Morag is easy to talk to. She must have told her horrific story to plenty of professionals over the last 27 years, so re-telling it to me over a hot chocolate in Morrisons is not an ordeal. She admits, though, she hasn’t got ‘closure’ on much of it and gets upset recalling particular details.
Morag tells me about the violence back home in Glasgow, the calls to the police, the terrifying ordeals, one after another. “He had a knife to my throat,” she says, reaching for another tissue. “As soon as I could, I fled but my baby was still inside, with him. It was four days before the police could get in and I got my daughter back.”
Her husband ended up in prison but not, ironically, for the violence he heaped on her. There’s more to this story than is necessary to tell.
“For six months, I wouldn’t leave the house. I tried but I couldn’t move. One day I walked to the local shop but it felt like the walls were moving in on me.”
“My cousin was in Bolton and suggested I moved down here, for a fresh start, so I did. My daughter still hadn’t started school and I couldn’t afford childcare so I went to college. There was no way I was sitting around doing nothing.”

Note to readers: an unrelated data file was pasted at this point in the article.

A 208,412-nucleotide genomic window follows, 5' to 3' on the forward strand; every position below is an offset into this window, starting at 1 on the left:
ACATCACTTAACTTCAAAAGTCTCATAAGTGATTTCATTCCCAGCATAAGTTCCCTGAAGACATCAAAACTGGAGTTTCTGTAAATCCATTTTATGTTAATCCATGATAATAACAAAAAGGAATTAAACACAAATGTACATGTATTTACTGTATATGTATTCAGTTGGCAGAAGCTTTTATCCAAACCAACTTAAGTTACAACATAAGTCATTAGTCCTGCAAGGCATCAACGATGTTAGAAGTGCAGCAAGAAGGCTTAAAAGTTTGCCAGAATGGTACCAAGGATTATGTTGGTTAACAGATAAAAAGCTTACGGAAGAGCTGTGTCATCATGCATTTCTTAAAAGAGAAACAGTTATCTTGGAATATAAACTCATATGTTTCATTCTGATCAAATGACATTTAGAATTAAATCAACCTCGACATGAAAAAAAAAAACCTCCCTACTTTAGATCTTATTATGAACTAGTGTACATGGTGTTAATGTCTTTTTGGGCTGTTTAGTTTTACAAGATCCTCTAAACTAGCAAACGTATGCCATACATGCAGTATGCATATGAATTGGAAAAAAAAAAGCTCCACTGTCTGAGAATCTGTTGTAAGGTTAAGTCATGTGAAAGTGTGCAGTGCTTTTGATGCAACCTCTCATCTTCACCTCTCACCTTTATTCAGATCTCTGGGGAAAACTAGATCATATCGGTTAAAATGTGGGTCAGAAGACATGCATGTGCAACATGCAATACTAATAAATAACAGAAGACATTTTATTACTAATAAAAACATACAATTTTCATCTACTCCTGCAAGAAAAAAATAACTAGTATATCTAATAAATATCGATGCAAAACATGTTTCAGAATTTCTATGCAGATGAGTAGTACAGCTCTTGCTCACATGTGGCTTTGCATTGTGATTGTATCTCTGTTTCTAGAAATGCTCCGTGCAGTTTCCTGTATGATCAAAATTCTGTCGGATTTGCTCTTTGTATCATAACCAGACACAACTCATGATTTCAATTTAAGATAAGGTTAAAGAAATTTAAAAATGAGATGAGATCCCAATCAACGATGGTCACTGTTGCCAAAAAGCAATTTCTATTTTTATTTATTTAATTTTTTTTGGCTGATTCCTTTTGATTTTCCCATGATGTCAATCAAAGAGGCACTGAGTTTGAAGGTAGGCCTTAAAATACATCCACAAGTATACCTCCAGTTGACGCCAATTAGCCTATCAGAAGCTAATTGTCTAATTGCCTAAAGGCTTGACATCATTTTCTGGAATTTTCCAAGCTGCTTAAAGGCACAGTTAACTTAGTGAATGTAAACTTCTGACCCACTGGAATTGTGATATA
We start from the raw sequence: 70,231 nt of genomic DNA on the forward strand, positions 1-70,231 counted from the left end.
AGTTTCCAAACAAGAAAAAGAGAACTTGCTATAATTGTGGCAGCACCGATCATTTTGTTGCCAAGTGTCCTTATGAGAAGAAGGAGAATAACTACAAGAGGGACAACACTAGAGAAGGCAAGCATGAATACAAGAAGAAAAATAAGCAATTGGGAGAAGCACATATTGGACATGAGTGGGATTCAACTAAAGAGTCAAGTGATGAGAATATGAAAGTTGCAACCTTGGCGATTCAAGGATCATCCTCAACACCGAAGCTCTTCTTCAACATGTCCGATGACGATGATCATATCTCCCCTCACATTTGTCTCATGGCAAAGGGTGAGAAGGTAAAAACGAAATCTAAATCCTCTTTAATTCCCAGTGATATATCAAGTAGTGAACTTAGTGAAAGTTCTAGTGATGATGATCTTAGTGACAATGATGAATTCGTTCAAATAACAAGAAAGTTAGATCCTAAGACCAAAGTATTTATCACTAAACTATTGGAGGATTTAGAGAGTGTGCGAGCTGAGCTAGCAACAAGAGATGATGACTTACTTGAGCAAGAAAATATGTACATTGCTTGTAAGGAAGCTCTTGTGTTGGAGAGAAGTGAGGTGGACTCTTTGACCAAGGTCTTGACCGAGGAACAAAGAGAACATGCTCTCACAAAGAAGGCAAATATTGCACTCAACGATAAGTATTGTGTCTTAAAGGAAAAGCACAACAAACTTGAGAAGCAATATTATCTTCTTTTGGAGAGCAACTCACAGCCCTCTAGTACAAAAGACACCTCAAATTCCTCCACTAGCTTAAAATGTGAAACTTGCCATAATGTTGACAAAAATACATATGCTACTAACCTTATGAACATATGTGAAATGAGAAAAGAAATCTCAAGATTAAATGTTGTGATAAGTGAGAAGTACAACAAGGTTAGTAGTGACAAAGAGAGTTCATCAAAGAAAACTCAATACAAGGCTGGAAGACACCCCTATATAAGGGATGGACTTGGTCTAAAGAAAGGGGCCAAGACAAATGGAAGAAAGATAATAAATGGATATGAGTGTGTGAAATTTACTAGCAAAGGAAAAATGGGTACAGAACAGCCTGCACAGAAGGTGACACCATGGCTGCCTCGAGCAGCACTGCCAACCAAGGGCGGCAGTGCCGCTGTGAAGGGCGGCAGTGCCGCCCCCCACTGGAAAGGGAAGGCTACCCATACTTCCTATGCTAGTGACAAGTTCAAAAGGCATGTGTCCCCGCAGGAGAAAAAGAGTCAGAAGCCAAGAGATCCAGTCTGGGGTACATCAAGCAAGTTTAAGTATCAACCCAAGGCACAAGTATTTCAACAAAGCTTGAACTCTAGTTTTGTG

But despite her best efforts Morag couldn’t get back on her feet. She was hospitalised after her stomach muscles fused together. “He never touched my face,” she recalls, “instead he’d kick me in the stomach. Always the stomach. I had to have emergency surgery.”
She was diagnosed with post traumatic stress disorder and spent more than a decade on medication.
“I thought everything was okay, but I was just plodding along, getting my daughter to school. But she was really the one looking after me. Every morning she’d ask me if I’d taken my tablets.”
“How old was she at this point?” I ask.
“Five,” says Morag.
“So, let me get this right. That violent relationship has affected you, both mentally and physically, for the past 27 years?”
She nods. “And last year I got a call to say that my money was stopping and I had to apply for another benefit.”
Morag is one of tens of thousands of disability benefit claimants who have been assessed under the government’s work capability assessment programme in a drive to get people into work and reduce welfare payments.
She was questioned by Atos Healthcare, the private company commissioned by the Department of Work and Pensions, and was subsequently declared fit for work. She appealed against their decision and attended a tribunal.